RESPONDENT:Security Industrial Bank
DOCKET NO.: 81-184
DECIDED BY: Burger Court (1981-1986)
LOWER COURT: United States Court of Appeals for the Tenth Circuit
CITATION: 459 US 70 (1982)
ARGUED: Oct 06, 1982
DECIDED: Nov 30, 1982
Alan I. Horowitz – on behalf of the Appellant
Henry F. Field – on behalf of the Appellee
Media for United States v. Security Industrial Bank
Audio Transcription for Opinion Announcement – November 30, 1982 in United States v. Security Industrial Bank
Warren E. Burger:
The judgment and opinion of the Court in United States against the Security Industrial Bank will be announced by Justice Rehnquist.
William H. Rehnquist:
This case comes to us from the Court of Appeals for the Tenth Circuit.
A group of people in Kansas and Colorado have borrowed money from several loan companies before in November 1978 and each of these individuals gave the loan company a lien on household furnishings and appliances as security for the debt.
In November 1978, Congress passed a new bankruptcy law.
One provision of this permits individuals who become bankrupt to avoid some liens on household furnishings and appliances.
Some time after the new law became effective, each of these individual borrowers, in our case, filed for bankruptcy and the Bankruptcy Courts in Kansas and Colorado each claimed the new law entitled them to keep the household goods notwithstanding the lien.
Each of the loan companies protested, it would unconstitutional to apply this law to them.
They relied on the Fifth Amendment to the Constitution which forbids the Government to take private property for public use without just compensation.
United States Government appeared on behalf of the individuals to defend the constitutionality of the statute.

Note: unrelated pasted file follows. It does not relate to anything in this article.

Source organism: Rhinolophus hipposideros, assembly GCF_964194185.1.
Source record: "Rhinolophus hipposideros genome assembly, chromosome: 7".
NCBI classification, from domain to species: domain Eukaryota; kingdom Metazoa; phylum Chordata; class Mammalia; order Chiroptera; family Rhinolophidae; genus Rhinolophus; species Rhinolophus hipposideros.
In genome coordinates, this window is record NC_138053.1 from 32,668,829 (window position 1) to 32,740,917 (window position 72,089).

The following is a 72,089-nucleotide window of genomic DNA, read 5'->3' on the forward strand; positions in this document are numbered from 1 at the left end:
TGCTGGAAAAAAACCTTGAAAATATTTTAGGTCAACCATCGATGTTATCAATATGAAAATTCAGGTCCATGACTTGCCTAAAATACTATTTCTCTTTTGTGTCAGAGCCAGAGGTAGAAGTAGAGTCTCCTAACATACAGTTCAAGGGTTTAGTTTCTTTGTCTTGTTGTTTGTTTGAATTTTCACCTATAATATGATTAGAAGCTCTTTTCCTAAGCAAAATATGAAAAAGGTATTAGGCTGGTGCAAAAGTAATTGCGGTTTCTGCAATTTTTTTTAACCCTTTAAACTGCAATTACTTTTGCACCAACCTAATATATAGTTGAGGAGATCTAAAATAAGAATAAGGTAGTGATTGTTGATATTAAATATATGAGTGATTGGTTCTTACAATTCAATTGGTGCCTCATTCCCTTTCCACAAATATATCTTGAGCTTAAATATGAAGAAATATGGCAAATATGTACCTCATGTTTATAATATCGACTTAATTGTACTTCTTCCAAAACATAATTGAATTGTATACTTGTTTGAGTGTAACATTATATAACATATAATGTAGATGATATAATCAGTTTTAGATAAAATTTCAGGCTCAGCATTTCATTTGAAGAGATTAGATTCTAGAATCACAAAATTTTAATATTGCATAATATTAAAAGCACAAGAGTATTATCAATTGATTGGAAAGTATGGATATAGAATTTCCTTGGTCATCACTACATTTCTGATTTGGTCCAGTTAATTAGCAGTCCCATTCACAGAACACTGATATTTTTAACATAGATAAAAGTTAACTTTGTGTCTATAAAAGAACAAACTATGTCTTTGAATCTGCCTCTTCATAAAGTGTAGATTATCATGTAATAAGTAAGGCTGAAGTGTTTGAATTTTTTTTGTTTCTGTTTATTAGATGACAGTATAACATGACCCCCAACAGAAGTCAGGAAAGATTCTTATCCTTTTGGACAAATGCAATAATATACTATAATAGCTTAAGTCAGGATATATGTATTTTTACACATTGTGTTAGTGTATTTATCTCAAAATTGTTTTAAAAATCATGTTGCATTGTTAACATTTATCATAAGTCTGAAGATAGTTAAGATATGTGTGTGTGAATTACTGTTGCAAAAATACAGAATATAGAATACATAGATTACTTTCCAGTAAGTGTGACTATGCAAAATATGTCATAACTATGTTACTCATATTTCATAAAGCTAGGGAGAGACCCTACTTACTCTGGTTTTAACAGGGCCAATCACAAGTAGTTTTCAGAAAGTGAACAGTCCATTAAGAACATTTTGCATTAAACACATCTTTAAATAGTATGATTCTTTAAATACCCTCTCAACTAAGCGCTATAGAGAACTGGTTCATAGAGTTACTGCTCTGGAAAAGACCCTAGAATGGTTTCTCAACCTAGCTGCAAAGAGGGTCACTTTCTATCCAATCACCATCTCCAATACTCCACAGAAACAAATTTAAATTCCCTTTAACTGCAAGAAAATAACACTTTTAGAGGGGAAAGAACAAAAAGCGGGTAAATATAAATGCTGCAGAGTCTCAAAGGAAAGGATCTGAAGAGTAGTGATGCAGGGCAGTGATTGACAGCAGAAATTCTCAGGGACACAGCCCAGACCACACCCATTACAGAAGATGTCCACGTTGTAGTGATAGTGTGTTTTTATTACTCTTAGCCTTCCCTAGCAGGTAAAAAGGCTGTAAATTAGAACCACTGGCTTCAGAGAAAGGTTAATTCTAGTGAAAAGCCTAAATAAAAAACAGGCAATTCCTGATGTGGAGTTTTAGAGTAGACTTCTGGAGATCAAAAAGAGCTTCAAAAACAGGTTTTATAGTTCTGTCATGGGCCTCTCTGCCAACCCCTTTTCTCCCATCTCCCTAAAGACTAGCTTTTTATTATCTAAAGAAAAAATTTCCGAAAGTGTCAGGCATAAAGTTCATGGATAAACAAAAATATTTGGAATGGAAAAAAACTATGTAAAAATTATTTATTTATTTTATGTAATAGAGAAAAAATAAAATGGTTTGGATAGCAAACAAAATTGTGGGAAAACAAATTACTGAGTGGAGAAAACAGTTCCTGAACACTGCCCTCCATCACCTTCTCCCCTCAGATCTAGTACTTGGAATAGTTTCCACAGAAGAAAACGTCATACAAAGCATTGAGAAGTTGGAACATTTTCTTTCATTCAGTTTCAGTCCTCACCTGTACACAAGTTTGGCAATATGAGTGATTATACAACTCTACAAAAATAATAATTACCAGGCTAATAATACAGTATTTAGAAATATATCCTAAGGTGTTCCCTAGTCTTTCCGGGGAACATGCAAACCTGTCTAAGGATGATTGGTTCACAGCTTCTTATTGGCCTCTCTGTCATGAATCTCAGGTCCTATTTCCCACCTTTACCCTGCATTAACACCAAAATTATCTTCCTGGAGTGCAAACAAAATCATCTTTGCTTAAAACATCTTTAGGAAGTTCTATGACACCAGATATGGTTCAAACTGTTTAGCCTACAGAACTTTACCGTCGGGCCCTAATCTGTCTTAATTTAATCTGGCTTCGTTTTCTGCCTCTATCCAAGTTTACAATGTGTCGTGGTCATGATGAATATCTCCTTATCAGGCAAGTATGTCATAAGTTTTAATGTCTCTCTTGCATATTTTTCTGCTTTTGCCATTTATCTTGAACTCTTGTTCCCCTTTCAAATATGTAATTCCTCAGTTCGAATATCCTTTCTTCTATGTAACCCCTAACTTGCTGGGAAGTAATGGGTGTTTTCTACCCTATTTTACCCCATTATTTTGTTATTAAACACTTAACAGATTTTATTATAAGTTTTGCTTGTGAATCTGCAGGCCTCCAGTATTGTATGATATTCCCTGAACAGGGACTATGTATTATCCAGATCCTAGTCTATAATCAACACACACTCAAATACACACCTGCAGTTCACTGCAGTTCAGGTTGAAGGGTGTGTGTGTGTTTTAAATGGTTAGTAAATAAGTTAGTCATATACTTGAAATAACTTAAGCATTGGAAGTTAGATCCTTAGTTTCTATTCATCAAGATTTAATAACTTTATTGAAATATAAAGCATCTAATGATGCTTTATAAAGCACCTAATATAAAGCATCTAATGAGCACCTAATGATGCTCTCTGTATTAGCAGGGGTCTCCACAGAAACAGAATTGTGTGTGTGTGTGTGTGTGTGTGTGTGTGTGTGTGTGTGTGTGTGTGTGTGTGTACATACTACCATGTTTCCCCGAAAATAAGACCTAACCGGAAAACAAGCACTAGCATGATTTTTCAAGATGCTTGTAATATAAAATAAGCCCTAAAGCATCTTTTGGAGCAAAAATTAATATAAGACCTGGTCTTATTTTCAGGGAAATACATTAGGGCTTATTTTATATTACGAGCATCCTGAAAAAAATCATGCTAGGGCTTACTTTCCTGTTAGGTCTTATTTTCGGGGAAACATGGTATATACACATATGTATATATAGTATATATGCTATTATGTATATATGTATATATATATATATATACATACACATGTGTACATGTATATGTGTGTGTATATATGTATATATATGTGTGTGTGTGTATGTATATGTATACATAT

In each case, the Bankruptcy Courts in Kansas and Colorado ruled for the loan company.
The Government appealed and the Court of Appeals for the Tenth Circuit agreed with the loan companies that the statute is unconstitutional, although they agreed with the Government that the statute was intended to apply to these transactions which occurred before the date the statute was enacted.
We have decided we not — need not decide whether these laws unconstitutional because we determined that Congress did not intend the statute to apply to liens that were created before it was enacted.
In the rather early case of Holt against Henley decided in 1914, this Court established the principle of construction that no bankruptcy law shall be interpreted to destroy property rights that were created before the law was enacted unless Congress is explicitly required the contrary.
In this case, an early draft of the 1978 statute contained this sort of explicit statement but Congress removed it before it passed the law.
Therefore, we affirm the judgment of the Court of Appeals under which the loan companies were entitled to obtain their liens.
Justice Blackmun joined by Justice Brennan and Justice Marshall has filed an opinion concurring in the judgment.
Warren E. Burger:
Thank you, Justice Rehnquist.